As a pre-service teacher I can say things like “the world is your classroom” because it’s true, even if the phrase is cheesy. My semester in Cameroon has ranged from ordinary daily living to extraordinary scholastic opportunities, but there’s been hardly a moment when I haven’t been learning something. I won’t keep it to myself so here’s a top ten list of Lessons Learned in Cameroon:
10) No matter where I go in life, there will always be room in my suitcase for a jar of peanut butter.
|It takes time, perseverance, and pure skill to get a peanut butter jar this clean.|
9) Getting the rabies shot wouldn’t have been a waste of money.
8) Being called beautiful over and over isn’t even flattering when it doesn’t come from someone who matters.
7) Sometimes a hole to squat over is actually preferable to a toilet.
|My own bathroom in Ngaoundéré!|
6) Dial-up internet does still exist and it makes Hope College wireless seem lightning fast (shocking I know).
5) Achieving a true clean feeling after a bucket shower takes practice.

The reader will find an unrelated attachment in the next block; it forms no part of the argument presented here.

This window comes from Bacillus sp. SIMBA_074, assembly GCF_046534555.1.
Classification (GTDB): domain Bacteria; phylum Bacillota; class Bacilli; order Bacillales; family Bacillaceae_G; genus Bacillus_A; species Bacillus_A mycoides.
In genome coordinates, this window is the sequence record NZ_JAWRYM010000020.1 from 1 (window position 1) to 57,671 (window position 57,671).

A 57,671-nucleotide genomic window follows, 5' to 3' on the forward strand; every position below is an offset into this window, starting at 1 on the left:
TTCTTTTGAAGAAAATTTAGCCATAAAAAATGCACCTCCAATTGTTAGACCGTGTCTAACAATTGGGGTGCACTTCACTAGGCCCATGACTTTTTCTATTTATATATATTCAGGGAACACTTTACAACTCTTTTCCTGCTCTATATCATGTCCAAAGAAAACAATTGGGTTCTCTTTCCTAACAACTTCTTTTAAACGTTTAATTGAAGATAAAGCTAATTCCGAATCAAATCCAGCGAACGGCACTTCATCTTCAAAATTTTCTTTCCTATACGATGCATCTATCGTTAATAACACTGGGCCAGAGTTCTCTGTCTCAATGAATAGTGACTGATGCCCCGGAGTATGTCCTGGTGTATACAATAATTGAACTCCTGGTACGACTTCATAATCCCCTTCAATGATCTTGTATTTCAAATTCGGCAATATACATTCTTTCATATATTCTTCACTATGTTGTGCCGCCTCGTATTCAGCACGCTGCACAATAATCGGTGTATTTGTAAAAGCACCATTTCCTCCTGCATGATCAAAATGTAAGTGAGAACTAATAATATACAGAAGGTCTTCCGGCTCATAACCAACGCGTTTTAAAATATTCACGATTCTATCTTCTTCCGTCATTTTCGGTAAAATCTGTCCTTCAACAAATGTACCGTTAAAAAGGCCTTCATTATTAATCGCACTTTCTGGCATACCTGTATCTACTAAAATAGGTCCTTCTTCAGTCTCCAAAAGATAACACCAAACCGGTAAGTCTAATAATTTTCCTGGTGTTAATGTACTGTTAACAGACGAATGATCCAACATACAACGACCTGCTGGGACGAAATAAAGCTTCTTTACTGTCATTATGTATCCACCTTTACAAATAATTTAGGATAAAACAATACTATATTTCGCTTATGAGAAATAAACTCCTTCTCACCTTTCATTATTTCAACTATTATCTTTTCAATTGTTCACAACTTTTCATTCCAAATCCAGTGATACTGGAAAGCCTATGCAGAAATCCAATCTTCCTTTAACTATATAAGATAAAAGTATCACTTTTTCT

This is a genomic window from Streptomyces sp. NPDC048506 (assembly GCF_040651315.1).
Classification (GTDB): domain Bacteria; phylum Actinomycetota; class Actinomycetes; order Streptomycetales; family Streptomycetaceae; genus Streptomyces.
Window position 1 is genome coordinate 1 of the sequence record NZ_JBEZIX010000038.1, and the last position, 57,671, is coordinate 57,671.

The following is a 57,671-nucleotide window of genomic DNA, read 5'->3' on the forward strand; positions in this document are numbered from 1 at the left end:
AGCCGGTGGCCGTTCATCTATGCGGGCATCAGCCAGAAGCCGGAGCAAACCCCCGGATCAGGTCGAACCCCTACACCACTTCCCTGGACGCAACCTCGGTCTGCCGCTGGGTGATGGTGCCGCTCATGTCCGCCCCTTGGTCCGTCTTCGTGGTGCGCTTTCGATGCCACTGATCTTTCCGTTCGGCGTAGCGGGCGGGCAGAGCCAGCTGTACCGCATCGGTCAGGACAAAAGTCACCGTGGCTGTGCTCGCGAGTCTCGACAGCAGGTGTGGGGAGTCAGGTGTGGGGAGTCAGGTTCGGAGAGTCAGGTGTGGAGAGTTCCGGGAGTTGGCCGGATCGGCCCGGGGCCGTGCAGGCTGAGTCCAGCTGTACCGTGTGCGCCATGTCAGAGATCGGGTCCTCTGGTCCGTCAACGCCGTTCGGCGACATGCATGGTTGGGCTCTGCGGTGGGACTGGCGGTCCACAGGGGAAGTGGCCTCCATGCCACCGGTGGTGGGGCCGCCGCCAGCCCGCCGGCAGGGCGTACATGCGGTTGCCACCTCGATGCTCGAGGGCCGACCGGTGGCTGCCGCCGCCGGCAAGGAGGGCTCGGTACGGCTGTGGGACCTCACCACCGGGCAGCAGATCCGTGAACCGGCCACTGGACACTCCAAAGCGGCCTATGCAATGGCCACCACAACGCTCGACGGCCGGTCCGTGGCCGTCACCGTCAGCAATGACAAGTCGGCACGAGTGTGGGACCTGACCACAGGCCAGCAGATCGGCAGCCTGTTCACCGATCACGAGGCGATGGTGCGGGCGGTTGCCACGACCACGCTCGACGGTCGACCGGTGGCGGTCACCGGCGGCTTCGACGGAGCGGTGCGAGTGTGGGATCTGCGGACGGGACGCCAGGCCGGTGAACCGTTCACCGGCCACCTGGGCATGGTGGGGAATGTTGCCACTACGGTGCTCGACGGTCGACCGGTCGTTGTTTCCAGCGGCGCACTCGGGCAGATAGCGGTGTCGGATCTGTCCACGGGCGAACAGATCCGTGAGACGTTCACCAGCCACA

4) The sky is the same all around the world so looking straight up can be a great reminder of home when everything on the ground feels strange and unfamiliar.
3) Just because it’s red doesn’t mean it’s tomato. Unknown sauces should always be sampled or you could end up with spaghetti doused in pimante.
2) It is possible for a homestay family to become just plain family.
|One of my most treasured photos of the whole semester.|
1) So much of what I thought I knew before coming here was derived from stereotypes about an entire continent being full of starving children and thatched roof huts. After a semester I know that’s not true, but I also know that I can’t replace that false image with a better one because the reality is that it’s impossible to squeeze a country, a semester, let alone a continent into one picture. I don’t appreciate stereotypes like all Americans are rich white cowboys, so I won’t generalize about Cameroon.
If you want to know what I found here besides starving kids and rural villages, let’s have lunch and I’ll tell you the whole story. (And I’m not kidding about lunch.)